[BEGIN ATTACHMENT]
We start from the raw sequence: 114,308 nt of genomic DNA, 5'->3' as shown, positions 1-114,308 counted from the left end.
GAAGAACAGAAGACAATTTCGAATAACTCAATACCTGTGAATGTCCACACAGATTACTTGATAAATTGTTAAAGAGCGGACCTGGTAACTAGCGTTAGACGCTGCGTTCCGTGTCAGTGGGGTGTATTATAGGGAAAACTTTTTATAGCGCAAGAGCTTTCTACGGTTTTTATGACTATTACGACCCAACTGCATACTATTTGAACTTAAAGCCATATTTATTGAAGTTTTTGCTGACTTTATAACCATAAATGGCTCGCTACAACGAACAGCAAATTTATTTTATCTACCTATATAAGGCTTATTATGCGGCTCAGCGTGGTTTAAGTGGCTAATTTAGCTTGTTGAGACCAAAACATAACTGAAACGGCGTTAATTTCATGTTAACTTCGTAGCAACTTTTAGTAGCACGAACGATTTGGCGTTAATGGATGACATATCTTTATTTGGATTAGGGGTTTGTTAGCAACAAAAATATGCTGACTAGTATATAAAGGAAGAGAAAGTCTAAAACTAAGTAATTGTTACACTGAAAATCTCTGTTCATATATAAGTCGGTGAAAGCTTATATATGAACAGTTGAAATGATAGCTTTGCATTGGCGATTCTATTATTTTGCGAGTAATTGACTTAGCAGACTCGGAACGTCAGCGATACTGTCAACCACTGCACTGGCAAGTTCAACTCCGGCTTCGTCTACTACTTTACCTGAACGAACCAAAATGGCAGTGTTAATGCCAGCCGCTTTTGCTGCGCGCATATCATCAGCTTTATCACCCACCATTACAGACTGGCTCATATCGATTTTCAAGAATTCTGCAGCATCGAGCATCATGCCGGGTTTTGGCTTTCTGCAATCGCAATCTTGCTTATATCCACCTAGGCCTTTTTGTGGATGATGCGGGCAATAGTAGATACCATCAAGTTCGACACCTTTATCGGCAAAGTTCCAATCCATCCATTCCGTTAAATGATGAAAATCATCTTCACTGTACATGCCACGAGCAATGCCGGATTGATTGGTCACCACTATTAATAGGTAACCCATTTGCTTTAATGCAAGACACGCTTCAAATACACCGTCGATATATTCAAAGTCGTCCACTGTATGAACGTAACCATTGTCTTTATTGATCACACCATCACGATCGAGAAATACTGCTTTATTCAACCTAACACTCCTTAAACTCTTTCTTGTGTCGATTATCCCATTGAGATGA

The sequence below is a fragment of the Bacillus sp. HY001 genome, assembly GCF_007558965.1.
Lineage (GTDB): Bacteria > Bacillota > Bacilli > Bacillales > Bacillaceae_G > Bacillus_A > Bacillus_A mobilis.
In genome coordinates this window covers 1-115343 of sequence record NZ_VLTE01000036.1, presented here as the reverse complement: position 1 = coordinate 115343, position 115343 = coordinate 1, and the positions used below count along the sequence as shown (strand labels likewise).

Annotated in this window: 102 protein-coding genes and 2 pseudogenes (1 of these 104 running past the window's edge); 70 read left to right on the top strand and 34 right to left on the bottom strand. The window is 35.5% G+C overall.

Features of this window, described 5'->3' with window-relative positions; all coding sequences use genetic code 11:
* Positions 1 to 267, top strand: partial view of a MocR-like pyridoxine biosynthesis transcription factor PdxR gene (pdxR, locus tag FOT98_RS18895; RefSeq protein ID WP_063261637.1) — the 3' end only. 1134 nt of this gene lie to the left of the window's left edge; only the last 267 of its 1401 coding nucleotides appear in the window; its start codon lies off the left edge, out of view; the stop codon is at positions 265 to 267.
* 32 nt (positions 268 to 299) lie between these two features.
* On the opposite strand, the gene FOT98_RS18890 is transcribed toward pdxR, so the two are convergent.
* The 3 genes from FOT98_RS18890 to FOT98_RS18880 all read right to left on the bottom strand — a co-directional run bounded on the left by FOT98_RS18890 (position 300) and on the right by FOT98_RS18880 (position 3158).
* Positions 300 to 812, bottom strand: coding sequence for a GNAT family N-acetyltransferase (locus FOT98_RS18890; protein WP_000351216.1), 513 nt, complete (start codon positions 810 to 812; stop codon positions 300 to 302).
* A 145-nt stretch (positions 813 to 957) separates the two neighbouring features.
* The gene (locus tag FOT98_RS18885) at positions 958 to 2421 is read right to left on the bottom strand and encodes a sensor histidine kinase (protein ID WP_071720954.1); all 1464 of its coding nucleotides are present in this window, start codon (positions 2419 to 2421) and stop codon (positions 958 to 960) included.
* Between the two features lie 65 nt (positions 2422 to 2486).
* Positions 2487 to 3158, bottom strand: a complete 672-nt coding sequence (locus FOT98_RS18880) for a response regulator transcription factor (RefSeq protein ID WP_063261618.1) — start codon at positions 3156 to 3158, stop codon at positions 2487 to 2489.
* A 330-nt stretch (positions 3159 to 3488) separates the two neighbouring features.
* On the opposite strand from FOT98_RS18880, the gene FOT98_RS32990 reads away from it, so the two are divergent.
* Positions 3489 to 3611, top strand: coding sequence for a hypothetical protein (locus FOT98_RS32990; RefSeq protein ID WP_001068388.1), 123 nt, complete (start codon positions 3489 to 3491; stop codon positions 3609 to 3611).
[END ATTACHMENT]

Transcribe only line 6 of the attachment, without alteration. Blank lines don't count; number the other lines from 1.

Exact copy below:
Annotated in this window: 102 protein-coding genes and 2 pseudogenes (1 of these 104 running past the window's edge); 70 read left to right on the top strand and 34 right to left on the bottom strand. The window is 35.5% G+C overall.